This study aimed to investigate the mid- to long-term outcomes of cervical disc arthroplasty (CDA) versus anterior cervical discectomy and fusion (ACDF) for the treatment of 1-level or 2-level symptomatic cervical disc disease.
Medline, Embase, and the Cochrane Central Register of Controlled Trials databases were searched to identify relevant randomized controlled trials that reported mid- to long-term outcomes (at least 48 months) of CDA versus ACDF. All data were analyzed by Review Manager 5.3 software. The relative risk (RR) and 95% confidence intervals (CIs) were calculated for dichotomous variables. The weighted mean difference (WMD) and 95%CIs were calculated for continuous variables. A random effect model was used for heterogeneous data; otherwise, a fixed effect model was used.
Eight prospective randomized controlled trials (RCTs) were retrieved in this meta-analysis, including 1317 and 1051 patients in CDA and ACDF groups, respectively. Patients after an ACDF had a significantly lower rate of follow-up than that after CDA. Pooled analysis showed patients in CDA group achieved significantly higher rates of overall success, Neck Disability Index (NDI) success, neurological success and significantly lower rates of implant/surgery-related serious adverse events and secondary procedure compared with that in ACDF group. The long-term functional outcomes (NDI, Visual Analog Scale (VAS) neck and arm pain scores, the Short Form 36 Health Survey physical component score (SF-36 PCS)), patient satisfaction and recommendation, and the incidence of superior adjacent segment degeneration also favored patients in CDA group with statistical difference. Regarding inferior adjacent segment degeneration, patients in CDA group had a lower rate without statistical significance.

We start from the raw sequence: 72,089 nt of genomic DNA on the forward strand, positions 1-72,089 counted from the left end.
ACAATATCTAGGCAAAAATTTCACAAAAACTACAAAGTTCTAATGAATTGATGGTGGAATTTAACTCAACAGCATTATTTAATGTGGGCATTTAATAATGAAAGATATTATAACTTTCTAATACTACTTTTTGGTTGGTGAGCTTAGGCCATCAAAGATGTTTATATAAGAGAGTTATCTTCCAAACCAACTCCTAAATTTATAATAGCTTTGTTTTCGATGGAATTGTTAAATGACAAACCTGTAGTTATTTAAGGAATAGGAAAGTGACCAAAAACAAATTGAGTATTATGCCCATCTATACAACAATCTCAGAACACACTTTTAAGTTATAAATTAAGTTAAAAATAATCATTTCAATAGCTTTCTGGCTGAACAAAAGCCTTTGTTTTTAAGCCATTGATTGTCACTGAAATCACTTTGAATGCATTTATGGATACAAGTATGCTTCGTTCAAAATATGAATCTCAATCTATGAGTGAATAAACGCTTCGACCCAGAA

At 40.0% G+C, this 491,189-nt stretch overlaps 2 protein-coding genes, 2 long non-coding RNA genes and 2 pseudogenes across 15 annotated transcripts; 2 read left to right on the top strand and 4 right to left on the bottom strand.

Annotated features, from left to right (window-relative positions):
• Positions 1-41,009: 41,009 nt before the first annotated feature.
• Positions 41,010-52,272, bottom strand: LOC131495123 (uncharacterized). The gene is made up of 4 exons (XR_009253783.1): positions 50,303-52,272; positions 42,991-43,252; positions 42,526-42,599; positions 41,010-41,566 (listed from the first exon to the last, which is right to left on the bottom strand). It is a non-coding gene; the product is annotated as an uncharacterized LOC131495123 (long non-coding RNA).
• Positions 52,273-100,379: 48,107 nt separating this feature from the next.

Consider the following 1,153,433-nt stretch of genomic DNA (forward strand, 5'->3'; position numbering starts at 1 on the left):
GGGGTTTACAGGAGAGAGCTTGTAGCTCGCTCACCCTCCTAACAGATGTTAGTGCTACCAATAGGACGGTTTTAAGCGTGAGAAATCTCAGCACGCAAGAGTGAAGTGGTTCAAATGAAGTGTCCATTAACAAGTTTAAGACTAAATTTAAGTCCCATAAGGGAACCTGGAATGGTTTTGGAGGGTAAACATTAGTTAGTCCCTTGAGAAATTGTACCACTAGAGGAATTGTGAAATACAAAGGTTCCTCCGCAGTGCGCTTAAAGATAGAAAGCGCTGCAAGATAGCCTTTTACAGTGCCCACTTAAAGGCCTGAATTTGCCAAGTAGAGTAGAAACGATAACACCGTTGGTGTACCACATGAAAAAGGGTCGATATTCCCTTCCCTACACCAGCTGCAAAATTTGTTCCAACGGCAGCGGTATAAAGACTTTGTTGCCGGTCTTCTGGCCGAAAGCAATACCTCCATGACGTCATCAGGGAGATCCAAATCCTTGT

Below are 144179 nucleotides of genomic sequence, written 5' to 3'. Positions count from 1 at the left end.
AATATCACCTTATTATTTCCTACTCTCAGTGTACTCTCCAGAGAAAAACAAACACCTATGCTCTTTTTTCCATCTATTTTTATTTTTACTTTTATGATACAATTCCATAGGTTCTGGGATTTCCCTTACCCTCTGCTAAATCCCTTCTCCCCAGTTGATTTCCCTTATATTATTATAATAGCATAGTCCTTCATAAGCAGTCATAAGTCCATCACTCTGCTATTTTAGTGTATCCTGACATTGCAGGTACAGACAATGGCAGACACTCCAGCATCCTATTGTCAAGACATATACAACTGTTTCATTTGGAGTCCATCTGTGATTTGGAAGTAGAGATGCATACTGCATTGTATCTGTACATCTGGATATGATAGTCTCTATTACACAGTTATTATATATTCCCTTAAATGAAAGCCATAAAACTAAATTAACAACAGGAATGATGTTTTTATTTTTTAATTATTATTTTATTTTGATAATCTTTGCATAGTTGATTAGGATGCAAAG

This meta-analysis showed that cervical disc arthroplasty was superior over anterior discectomy and fusion for the treatment of symptomatic cervical disc disease in terms of overall success, NDI success, neurological success, implant/surgery-related serious adverse events, secondary procedure, functional outcomes, patient satisfaction and recommendation, and superior adjacent segment degeneration.
Citation: Hu Y, Lv G, Ren S, Johansen D (2016) Mid- to Long-Term Outcomes of Cervical Disc Arthroplasty versus Anterior Cervical Discectomy and Fusion for Treatment of Symptomatic Cervical Disc Disease: A Systematic Review and Meta-Analysis of Eight Prospective Randomized Controlled Trials. PLoS ONE 11(2): e0149312. https://doi.org/10.1371/journal.pone.0149312
Editor: Giovanni Grasso, Universita degli Studi di Palermo, ITALY
Received: December 18, 2015; Accepted: January 30, 2016; Published: February 12, 2016
Copyright: © 2016 Hu et al. This is an open access article distributed under the terms of the Creative Commons Attribution License, which permits unrestricted use, distribution, and reproduction in any medium, provided the original author and source are credited.